Gardening in Northern Manitoba

Since I was little, my grandma and grandpa had a garden in Thompson. Arriving in the ‘60s like most Thompson Manitoba newcomers, they had a house on a mud pile.

My Gido pulling carrots and potatoes back in the 60’s in Thompson Manitoba

Fifty years of vegetable and flower planting and lawn turfing has my grandma’s yard easily as my favourite in my hometown.



My Gido and I in his and my Baba’s gorgeous garden in Thompson Manitoba 1995

My Baba’s Garden today

I live in Northern Canada. Gardening is tricky. Over the years, I’ve learned what grows here and what does not and still have a lot to learn! We have such a short growing season here that eager green thumbs usually start their gardens indoors in February and March to be planted after the first full moon in June. Waiting until then usually is the marker that we won’t experience frost (but anyone that’s lived in the north knows that’s not always true).

Soil grade and temperature ranges so much from Thompson and the Pas, or even Thompson and Setting Lake. Thompson is made of marsh and bedrock, whereas moving south towards The Pas you move more into lands that can be used for agriculture. Understanding your zone to see what grows in your location is a good starting point.

My littlest girl helping me plant one of our gardens when she was just three years old.

My beautiful garden:











This is also a great guide to use that is full of information on planting a garden in Northern Manitoba.

Over the years with your own experiments you will see what grows and what does not, or what doesn’t survive long in these parts of the province! 

Companion planting is a great way to help control pests.

Basil planted with tomato improves production and flavour. Basil is also good for peppers and has been said to repel mosquitoes.

Chamomile is a great companion for cabbage, cucumbers, onions and all the brassicas. It improves flavour and is a great herb to have on hand. It attracts beneficial insects and has delicate and beautiful flowers.

Dill is also great planted with cabbages, cucumbers, lettuce and more. It improves flavour, helps repel pests, and is useful in making homemade pickles! Plant in the middle of cucumber beds. Don’t plant with tomatoes!

Catnip is another great herb to grow and have on hand. Planted near squash and cucumbers it will repel squash bugs and aphids. The dried leaves can be steeped into a tea to help sooth the stomach, and can double as a pest control spray for many plants.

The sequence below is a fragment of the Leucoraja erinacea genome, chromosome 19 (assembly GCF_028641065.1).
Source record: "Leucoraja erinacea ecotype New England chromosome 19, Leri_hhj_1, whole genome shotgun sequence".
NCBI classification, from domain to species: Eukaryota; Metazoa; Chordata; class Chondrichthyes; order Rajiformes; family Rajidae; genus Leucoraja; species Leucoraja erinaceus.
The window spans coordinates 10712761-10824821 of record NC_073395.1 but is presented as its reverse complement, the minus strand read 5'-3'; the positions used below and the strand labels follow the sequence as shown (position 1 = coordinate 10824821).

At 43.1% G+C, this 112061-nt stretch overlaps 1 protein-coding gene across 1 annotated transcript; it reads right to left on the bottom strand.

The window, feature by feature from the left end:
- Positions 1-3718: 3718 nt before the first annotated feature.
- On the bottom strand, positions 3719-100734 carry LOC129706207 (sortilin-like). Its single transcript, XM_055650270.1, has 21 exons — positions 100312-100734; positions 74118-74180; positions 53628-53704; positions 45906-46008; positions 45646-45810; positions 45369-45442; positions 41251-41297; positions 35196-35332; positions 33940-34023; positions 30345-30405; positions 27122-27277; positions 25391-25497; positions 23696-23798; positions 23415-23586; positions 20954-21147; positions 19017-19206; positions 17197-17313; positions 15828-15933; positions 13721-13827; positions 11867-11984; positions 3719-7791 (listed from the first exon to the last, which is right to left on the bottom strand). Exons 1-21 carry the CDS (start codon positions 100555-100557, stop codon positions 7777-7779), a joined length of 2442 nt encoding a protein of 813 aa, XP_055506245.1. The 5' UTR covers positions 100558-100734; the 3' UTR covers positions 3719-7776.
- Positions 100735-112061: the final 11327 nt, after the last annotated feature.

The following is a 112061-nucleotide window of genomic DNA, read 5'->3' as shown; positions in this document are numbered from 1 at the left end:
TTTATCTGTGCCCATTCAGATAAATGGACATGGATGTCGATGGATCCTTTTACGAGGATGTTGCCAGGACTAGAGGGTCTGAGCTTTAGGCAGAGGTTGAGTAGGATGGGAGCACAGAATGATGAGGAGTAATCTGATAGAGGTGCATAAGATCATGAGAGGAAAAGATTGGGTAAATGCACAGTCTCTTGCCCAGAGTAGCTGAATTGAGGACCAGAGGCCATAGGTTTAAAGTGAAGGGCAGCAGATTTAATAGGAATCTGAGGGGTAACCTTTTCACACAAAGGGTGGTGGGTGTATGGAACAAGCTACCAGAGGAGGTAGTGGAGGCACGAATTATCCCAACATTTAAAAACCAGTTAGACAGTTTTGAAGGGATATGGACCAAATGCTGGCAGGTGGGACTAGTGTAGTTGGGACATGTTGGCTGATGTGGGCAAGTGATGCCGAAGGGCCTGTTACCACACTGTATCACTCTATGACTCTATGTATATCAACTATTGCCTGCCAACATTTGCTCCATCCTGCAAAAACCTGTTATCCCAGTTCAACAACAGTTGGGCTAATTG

Radishes can be planted throughout the garden and under plants like cucumbers to deter cucumber beetles.

Marigolds planted throughout the garden help prevent nematodes and repel pests. They will flower all summer as long as you keep pulling the dead flowers off.

Onions can be planted freely throughout the garden but help keep pests away from cabbages, broccoli, tomatoes, strawberries, peppers, cucumbers and more. Intercropping a few with all of these plants can greatly reduce garden pests.

Sunflowers are great companions and beautiful throughout the garden. Plant with Cucumbers, beans, and vining plants to provide a trellis. They are hardy and a great trap crop for aphids and other pests. They typically produce plenty of their own seeds to use next year.

Increasing the quality of your soil is key as well. You can do this naturally without harsh fertilizers and using some of the following ingredients:

Kelp tea is a great foliar spray that nourishes plants when sprayed on the leaves (just don’t spray during the heat of the day). Sprinkling powdered kelp around plants can also have a nourishing effect.

Dried nettles can be added to supplement the soil and sleep composting if you compost kitchen scraps or leaves. Bonus: Dried nettles are also amazing for allergy relief when drunk in tea! 

• Add eggshells, ground coffee grinds, banana peels, dog and cat food, grass clippings and more to create a compost to till into your soil to make it strong and rich.

Plant nutrition: what do plants need?

Nitrogen: Promotes leaf growth.

Phosphorous: Stimulates root growth.

•    Aids flower and fruit development. Plants also need “micro-nutrients” in small amounts, including calcium, sulfur, magnesium, zinc, and iron.  

I made a little indoor greenhouse using a $30 wood shelf from Walmart and stapled poly wrap all over it. It worked perfect when placed in front of a sunny window. 

Experiment with your garden, start a compost and record your success and failures for next year!

Happy gardening!

2 Comments on “Gardening in Northern Manitoba”

  1. We moved to Thompson in 1960 and my parents had a vegetable garden and flower beds on Elm Street for 35 years. My mother had a small greenhouse and she started her broccoli, cauliflower and kohlrabi from seed, then planted them into her garden. She loved her garden and she passed that passion on to me. The knowledge that I learned from the successes in my Thompson garden has been a huge bonus in learning to garden here in central AB.

  2. I think my favourite picture is that cute little smoothie stand next to the shed! But they are all good and great article! I think whoever took these pictures should do more if it

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